Drums rolling. As previously announced, the PCI DSS version 3.0 is going to be reviewed and the new release will show up on stage shortly. Experts are ready to get fed with new knowledge to learn how to raise stronger defensive measures against attackers. Companies and merchants are looking forward to those updates that will help them taking the protection of their business to the next level.

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PCI DSS v3.1 will come with a few adjustments to the existing requirements. Let’s take a look at what the PCI SSC (Payment Card Industry Security Standard Council) is preparing in order to monitor the privacy of consumers and keep an eye on data protection related issues.

Some clarifications

First of all, what is a PAN (primary account number)? Thanks to a code of 14 or 16 digits embossed on a debit or credit card and encoded in their magnetic strip, PAN is able to identify both the issuer of a card and the related bank account. It also includes a check digit that works as a validation device.

In order to understand the changes that PCI DSS 3.1 is going to bring, keep in mind that “PAN truncation” refers to a security measure based on removing the middle digits and meant to help protecting payment cards. PAN truncation is a mechanism used by POS (point-of-sale terminals) and in many countries it is a mandatory cyber security measure.

Changes to PCI DSS Requirement 3.4

The requirement 3.4 from version 3.0 currently states the following:

Render PAN unreadable anywhere it is stored (including on portable digital media, backup media, and in logs) by using any of the following approaches:

  • One-way hashes based on strong cryptography (hash must be of the entire PAN)
  • Truncation (hashing cannot be used to replace the truncated segment of PAN)
  • Index tokens and pads (pads must be securely stored)
  • Strong cryptography with associated key-management processes and procedures.

The requirement comes with an additional note that highlights how special measures should be raised when “hashed and truncated versions of the same PAN are present in an entity’s environment”.

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The requirement will be reinforced with the upcoming version 3.1. The note to requirement 3.4 will be integrated as a new sub-requirement. That will be called 3.4.e and will look like as follows:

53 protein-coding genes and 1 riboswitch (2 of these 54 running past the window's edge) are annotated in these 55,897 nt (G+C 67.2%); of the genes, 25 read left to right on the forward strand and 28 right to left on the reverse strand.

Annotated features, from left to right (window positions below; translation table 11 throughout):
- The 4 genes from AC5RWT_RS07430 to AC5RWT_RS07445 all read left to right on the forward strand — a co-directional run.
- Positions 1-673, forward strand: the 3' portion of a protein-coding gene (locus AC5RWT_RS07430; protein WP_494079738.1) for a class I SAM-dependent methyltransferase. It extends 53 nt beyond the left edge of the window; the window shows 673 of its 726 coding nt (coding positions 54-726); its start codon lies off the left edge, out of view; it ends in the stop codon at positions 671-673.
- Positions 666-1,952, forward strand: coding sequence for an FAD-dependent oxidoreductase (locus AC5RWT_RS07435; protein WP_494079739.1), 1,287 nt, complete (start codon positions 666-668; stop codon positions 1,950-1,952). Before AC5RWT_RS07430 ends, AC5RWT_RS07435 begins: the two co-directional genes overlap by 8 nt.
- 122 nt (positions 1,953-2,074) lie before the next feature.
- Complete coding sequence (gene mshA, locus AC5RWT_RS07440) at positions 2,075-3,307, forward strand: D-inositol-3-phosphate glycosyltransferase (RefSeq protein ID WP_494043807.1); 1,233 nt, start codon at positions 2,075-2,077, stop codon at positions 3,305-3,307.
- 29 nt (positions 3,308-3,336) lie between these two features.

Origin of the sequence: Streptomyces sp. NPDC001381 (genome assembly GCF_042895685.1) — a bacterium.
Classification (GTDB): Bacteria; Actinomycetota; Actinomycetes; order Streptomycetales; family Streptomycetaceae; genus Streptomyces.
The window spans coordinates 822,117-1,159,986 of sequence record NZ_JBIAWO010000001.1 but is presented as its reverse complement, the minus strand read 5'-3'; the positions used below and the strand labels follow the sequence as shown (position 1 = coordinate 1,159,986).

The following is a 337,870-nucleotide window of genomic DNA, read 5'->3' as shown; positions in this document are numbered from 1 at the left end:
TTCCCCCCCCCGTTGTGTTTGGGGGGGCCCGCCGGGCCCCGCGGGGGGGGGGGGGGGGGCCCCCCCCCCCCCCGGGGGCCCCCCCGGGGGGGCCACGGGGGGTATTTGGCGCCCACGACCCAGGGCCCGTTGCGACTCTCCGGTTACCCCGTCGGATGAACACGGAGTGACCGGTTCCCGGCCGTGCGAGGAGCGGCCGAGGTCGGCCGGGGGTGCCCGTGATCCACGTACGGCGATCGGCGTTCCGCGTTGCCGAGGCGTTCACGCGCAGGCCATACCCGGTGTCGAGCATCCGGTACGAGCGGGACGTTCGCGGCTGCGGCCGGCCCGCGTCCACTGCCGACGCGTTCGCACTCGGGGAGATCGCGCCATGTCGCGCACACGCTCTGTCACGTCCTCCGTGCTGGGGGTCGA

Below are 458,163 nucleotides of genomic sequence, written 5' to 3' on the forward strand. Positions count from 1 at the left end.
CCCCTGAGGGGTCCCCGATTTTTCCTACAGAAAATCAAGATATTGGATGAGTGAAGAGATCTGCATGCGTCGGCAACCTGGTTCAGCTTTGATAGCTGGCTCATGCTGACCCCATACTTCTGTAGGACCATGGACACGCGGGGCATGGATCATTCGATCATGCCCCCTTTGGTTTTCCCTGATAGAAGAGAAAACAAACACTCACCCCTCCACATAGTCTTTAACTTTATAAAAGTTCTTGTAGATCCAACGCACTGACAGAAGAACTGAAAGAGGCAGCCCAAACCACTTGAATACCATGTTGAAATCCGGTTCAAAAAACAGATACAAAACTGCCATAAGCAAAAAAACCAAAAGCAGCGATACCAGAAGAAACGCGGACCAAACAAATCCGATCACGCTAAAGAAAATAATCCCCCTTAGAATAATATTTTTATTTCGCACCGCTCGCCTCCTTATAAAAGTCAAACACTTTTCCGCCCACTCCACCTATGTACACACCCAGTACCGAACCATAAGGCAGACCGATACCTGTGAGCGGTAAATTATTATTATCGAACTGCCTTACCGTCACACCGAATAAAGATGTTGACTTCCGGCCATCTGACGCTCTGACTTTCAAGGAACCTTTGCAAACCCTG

"If hashed and truncated versions of the same PAN are present in the environment, examine implemented controls to verify that the hashed and truncated versions cannot be correlated to reconstruct the original PAN.”

The new sub-requirement 3.4.e, represents a big change. Previously both the hash and the truncated version of the PAN were no longer considered to be cardholder data, but now if the two come together (two non-cardholder data elements) they must not affect the security of the cardholder data.

In practice, a hacker could attempt to find the missing middle digits by using the first six and the last four digits, and generating hashes until a match is found.

Changes to PCI DSS Requirement 4.2

Another important change, even if it looks like a small detail, is going to be applied to the current requirement 4.2 which currently states:

"Never send unprotected PANs by end-user messaging technologies (for example, e-mail, instant messaging, chat, etc.)."

Starting from version 3.1 of the PCI Compliance, we will find an additional channel in this requirement, the SMS one. This means that sending SMS that show the PAN of a card is explicitly no longer accepted unless encrypted. This means that cardholder data is not only prohibited traversing the Internet via email, chat, instant messaging. From now on all messages sent over GSM, CDMA and TDMA networks are also part of the PCI Compliance requirements.

Change protocol, switch from SSL to TLS

It is urgent to switch to the TLS protocol and abandon the SSL one as soon as possible. It has been already discussed in a previous post how SSL is not any more considered to be a trust-able technology to encrypt information "cyber travelling" over the internet. QSAs should make this clear to their clients and/or their company to act upon it.

How are these changes going to impact your business?

Changes to version 3.0 are in response to the changes in the threat landscape and increase in the number of attacks registered during 2014 to avoid data breaches, attacks and threats. The PCI Council initiative needs to be taken seriously. Most of the companies that hold cardholder data and process payments through a debit or credit card are required to review their processes and technologies as soon as possible.

Make sure you have the right guidance

Need help? Stay in touch with us, let us take a look at the status of your compliance, let us help you to increase your ability to monitor and achieve compliance continually.

Marco Borza

Written by Marco Borza

I am the Founder of Advantio.
Technology has been my passion since I was a kid; when I first heard the handshake of an old 300bps modem I realised security would be key in an interconnected world. Since then it has become my passion and primary focus.
The reason why I've started my own business is to make IT Security simple.

Certifications: CISSP / CCSA (Checkpoint) / ITIL Foundations / ACSA (ArcSight)/ Linux+/ PCI-QSA / PA-QSA